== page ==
GreenTech Automotive MyCar

Virginia had rejected McAuliffe's bid for electric car factory incentives

Small electric car startup GreenTech Automotive, with Virginia Gubernatorial candidate Terry McAuliffe as Chairman, had asked Virginia for incentives to build a factory in that state, which Virginia rejected.

Last summer, GreenTech Automotive launched manufacturing of a small two-seater neighborhood electric vehicle in Tunica, Mississippi, an event that would barely have deserved notice if it weren't for the caliber of the politicians who were at the launch event. The company chairman, Terry McAuliffe was formerly Chair of the Democratic National Committee and an aide in the Clinton Administration, on-hand was former President Bill Clinton as well as former Mississippi Gov. Haley Barbour who is also former Chair of the Republican National Committee. Now, as McAuliffe has launched a new bid to become Governor of Virginia, GreenTech Automotive is being reexamined and recent news reports found that the state of Virginia thought GTA did not have a viable business plan.

See GreenTech Automotive launches tiny electric car with help of Bill Clinton and Haley Barbour for our previous coverage.

The company is promising a line of electric cars starting with the MyCar, a neighborhood electric vehicle with a 115 mile driving range, at 25 miles/hr (it's an NEV). Cars they expect to build later include a hybrid electric sports car, however it is the MyCar which seems to be the best developed. The MyCar's design dates back over 10 years to a joint collaboration between the Design School of the Hong Kong Polytechnic University and the School of Design in Milan. Hong Kong Polytechnic University took the design, and formed a company to develop it further eventually launching sales and production in Hong Kong in 2009. Following his previous (failed) attempt to be elected Governor of Virgina, McAuliffe and GTA bought EuAuto, the company behind the MyCar, in May 2010 and almost immediately GTA was presented at a Clinton Global Initiative fundraiser event. By July 2012 the company's political connections, through McAuliffe, had paid off with a package of incentives arranged by Haley Barbour allowing the company to begin building a factory in Tunica, an area better known for the 7 casino's in the county that's located just south of Memphis.

The recent news reports have focused on GTA's attempt to get help from the Virginia Economic Development Partnership (VEDP), to obtain economic development incentives allowing GTA to locate its factory somewhere in Virginia.

Between 2009 and 2012, GTA was shopping around the country for "depressed localities" in which to set up a factory. In addition part of the funding plan for GreenTech Automotive is the EB-5 Visa program which allows foreign investors to potentially win U.S. Citizenship by participating in stimulating the U.S. economy through job creation and capital investment in American businesses. The program was created by Congress in 1990 and has been renewed ever since.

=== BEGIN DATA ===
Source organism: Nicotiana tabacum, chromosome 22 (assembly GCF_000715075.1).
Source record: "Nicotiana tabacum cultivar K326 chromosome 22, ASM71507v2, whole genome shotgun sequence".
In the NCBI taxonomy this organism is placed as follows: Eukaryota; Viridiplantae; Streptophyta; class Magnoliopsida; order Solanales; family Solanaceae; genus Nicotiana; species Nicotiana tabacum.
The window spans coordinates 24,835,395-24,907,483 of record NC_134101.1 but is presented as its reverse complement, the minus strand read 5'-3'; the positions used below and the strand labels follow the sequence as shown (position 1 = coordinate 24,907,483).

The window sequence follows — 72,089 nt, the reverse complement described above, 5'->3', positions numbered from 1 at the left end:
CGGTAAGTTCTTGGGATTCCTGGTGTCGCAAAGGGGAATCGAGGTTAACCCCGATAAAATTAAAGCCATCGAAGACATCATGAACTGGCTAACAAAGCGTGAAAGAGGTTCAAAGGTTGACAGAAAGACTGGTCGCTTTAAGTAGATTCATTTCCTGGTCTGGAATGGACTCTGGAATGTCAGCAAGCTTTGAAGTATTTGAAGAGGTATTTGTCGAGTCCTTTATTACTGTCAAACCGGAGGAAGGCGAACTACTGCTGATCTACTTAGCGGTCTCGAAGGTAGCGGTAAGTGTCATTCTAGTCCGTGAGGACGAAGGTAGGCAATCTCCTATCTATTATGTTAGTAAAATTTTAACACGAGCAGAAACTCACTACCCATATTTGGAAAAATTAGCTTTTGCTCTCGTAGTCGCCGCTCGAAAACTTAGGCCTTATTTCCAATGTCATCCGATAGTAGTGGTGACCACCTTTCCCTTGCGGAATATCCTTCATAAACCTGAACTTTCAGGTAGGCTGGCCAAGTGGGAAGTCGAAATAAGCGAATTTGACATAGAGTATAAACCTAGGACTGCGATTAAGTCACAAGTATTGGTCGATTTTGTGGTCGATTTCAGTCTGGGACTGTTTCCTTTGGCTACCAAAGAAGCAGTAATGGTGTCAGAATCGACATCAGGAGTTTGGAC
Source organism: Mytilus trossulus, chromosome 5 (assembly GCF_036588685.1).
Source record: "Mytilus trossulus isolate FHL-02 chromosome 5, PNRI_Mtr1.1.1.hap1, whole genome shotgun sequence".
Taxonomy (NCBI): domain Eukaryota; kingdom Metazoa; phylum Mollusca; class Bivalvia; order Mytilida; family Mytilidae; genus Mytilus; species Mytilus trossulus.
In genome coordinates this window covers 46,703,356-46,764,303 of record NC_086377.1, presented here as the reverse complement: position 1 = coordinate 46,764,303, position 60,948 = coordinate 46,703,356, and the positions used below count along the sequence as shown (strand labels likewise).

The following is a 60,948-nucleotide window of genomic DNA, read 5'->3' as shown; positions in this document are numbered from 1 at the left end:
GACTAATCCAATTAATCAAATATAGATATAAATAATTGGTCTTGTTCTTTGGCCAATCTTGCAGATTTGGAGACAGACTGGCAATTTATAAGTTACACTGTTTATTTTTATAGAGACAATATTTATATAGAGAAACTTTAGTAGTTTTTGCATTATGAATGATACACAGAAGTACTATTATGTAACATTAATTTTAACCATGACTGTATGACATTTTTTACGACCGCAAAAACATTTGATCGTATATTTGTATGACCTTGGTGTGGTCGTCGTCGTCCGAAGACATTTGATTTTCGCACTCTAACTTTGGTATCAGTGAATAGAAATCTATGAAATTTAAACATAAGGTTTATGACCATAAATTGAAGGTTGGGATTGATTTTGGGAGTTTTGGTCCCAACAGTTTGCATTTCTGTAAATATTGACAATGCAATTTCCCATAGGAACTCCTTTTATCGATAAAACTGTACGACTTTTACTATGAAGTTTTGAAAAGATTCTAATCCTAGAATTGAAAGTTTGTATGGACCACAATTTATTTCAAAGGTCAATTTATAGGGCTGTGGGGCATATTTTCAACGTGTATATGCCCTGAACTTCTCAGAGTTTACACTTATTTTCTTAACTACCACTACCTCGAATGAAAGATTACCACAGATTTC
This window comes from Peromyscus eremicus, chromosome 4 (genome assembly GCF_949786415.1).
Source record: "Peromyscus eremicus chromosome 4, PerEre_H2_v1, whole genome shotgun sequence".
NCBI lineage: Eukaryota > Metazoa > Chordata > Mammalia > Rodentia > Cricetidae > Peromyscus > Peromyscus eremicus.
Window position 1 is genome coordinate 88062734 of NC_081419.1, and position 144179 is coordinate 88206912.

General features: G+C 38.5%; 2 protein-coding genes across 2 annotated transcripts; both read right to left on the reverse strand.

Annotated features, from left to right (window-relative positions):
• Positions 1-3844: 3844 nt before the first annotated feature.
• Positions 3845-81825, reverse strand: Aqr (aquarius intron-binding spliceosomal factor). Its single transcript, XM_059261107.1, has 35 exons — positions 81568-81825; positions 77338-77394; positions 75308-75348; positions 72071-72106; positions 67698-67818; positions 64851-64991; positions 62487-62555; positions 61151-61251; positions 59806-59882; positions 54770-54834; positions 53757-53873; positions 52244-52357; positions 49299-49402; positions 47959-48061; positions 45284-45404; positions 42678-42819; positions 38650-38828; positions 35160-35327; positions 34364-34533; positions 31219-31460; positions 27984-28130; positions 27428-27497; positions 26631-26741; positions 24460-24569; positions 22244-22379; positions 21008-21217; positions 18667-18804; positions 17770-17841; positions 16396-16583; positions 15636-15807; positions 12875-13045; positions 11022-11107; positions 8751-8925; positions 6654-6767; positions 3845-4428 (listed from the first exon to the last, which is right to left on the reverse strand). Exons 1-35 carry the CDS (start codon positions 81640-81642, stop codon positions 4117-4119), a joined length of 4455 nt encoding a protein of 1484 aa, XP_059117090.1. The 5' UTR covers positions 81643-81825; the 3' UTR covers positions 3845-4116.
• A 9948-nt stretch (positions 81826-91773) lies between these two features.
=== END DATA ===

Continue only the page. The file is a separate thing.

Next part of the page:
According to reports by the Associated Press and the Franklin Center for Government & Public Integrity (watchdog.org), the VEDP didn't bid on GTA's proposal. According to the AP, Virginia officials were dubious of the project from the beginning, they did not see how GTA would reach forecasted sales (100,000 MyCar's), that GTA lacked brand recognition, had not demonstrated anything about the vehicle, did not have emissions approval from the EPA, had no distribution network, and had nobody in executive management with experience in automobile manufacturing.

In a Dec. 5, 2012 news conference McAuliffe said essentially that it was Virginia's loss that they did not bid for the GTA factory, saying “That’s their choice. Other states — I think Alabama, South Carolina, Mississippi — have a very aggressive (effort) to bring manufacturing in. Obviously, Virginia was my first choice.”

The VEDP's assessment is spot-on in many ways. Neighborhood Electric Vehicles were never a very attractive alternative except for use on campuses. Today, with highway-speed electric cars becoming more viable, the NEV's are losing whatever attractiveness they ever had. But in September 21, 2010, McAUliffe told the 2010 Annual Meeting of the Clinton Global Initiative (CGI) that GreenTech Automotive is committing to build and deploy affordable green hybrid and electric vehicles in the United States. “Lack of affordability has been one of the primary barriers to mass market adoption of electric vehicles,” McAuliffe said. “GreenTech is committed to bringing this technology to wide audiences of Americans. We will make the first 100,000 U.S.-built MyCars available to consumers for $10,000 apiece. Green technology cannot be truly green unless it is affordable. We believe that our MyCar pricing will offer tremendous potential to introduce consumers to electric vehicles.”

This is a big promise that sounds exciting until you think it through, and see that sales of neither NEV's or electric cars even approach the 100,000 vehicle figure McAuliffe tossed out.

Source: Associated Press , watchdog.org

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Comments

Over priced golf carts do not have a good sales history in this country. I think VA made the right choice.